Margaret (nee Tosh) Crichton formerly of MacDonald Park, Balbeggie Silverburn, Kirkmichael and Burrelton died at Glasgow Victoria Royal Infirmary 7 November 1985. An ex-Crieff District Nurse, Margaret Crichton served in Spain during the Spanish Civil War, probably as a nurse in a refugee camp or children’s unit as she is not mentioned in any International Brigade documents. British Secret Service documents (KV file ref. V.22 568c) list her as leaving the UK for Spain with a medical unit on 12 February 1937. She is mentioned in the Dundee Courier of 17 February 1937, which makes account of three British women arriving in Perpignan on the French-Spanish border with an ambulance unit organised by Sir George Young for the Spanish Government. The three nurses include a qualified nurse from Perth, Margaret Crichton. The London Gazette of 26 February 1943 (p. 973) notes her commission as Sister in Queen Alexandra’s Imperial Military Nursing Service Reserve (awarded 4 January 1943). Her death is recorded in the Dundee Courier 11 November 1985 (p. 16) and 12 November 1985 (p.20). She is buried at Cargill Cemetery.
Additional Information April 2015:
Article Dundee Courier, 4 November 1938. ‘Perth Man, “Killed in Spain”, Is Home Safe and Sound”. Reunited with his wife and eight-year old child. James Gillespie of 4b Ruthven Place, Perth – formerly a well-know Junior footballer. Two years and three months in Spain. One of the first British members of the IB. Wounded on the Jarama Front, reported dead 12 February 1937. Eight months in hospital he sent letters but not got through. Bullet and shrapnel wounds – wounded three times seriously. ‘His narrowest escape was when a bullet entered his mouth and passed out behind his ear, in its passage fracturing his lower jaw. “I had opened my mouth to shout “Attack”, he said, “and never got the word out.” On the Jarama front, under fire, he carried a wounded comrade 3½ miles to a dressing station.’ And one point he recalls alongside 20 comrades being trapped behind enemy lines surrounded by hundreds of Moors. After 3½ they managed to sneak past the sleeping enemy. Former Black Watch soldier – seven years. Served on all fronts ‘and at one stage had the task of training American and Canadian recruits.’ ‘He was in both the relief and the fall of Teruel. he met and shook hands with General Miaja, the defender of Madrid; Dr Negrin, the Prime Minister; and the Duchess of Atholl. Gillespie maintains he is not a Communist but fought as an Anti-Fascist. A tall young man, he formerly played for St Leonard’s FC Perth. During the period he was in Spain his mother died in Perth.’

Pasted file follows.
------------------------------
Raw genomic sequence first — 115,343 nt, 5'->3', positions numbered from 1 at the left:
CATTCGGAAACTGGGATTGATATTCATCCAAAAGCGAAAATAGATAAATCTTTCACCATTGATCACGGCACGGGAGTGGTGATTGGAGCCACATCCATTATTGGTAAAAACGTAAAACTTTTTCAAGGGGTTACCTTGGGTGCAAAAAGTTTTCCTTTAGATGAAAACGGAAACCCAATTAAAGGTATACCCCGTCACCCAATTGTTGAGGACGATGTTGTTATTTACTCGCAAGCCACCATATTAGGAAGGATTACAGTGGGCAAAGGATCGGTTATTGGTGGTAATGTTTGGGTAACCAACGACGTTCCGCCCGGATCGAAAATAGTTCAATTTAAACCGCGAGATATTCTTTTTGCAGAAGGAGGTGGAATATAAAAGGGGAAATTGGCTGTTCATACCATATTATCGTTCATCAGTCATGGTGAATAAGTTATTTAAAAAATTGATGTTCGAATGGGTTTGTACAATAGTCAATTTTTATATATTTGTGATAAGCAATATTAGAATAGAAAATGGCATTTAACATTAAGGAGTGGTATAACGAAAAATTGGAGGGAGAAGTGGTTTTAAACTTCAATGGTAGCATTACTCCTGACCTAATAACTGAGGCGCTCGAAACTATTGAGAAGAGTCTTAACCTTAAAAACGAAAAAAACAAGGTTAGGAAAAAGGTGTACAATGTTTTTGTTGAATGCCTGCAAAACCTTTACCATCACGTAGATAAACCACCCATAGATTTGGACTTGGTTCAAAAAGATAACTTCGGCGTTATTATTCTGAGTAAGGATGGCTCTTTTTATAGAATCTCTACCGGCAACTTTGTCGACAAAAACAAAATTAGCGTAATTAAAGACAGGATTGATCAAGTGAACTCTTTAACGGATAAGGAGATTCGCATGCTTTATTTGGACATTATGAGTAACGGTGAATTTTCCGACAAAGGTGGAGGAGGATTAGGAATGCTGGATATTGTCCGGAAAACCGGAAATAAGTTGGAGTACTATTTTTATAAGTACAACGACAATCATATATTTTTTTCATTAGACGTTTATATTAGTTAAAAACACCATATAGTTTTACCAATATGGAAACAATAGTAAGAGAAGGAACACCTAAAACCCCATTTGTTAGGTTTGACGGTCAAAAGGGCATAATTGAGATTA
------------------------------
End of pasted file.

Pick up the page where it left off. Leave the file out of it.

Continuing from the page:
Occupation – Rigger. According to Secret Service Files he sailed Dover to Dunkirk on 31 December 1936. Wounded at Belchite September 1937.
Address: 25 Sligo Street, Lumphinanns, Fife.
Repatriation Date: 7 October 1938.
Served in British Anti-Tank Battery.
Ann Cargill Murray (Knight)
Born 10/4/1906, Newton of Tornaveen, Aberdeenshire. Family later moving to Perth. CPGB. Nurse. Sister of George and Tom who both fought in Spain. Volunteered to work in Spain throught the British Medical Aid Association. Arrived in Barcelona in September 1936, and was sent to work in the Primere Unidad Ingles Hospital in Granen near Huesca on the Aragon front. After a year she was moved to Huete and appointed head nurse. Annie also worked in Polenino turning a private house into a working hospital. In late May 1938 she was nursing on a hospital train just behind the front lines at the Ebro. Annie said of her time in Spain that is was the “most important thing in my life.” died 4/11/1996 RGASPI Moscow Archives, Fond: 545, Op: 6, Delo: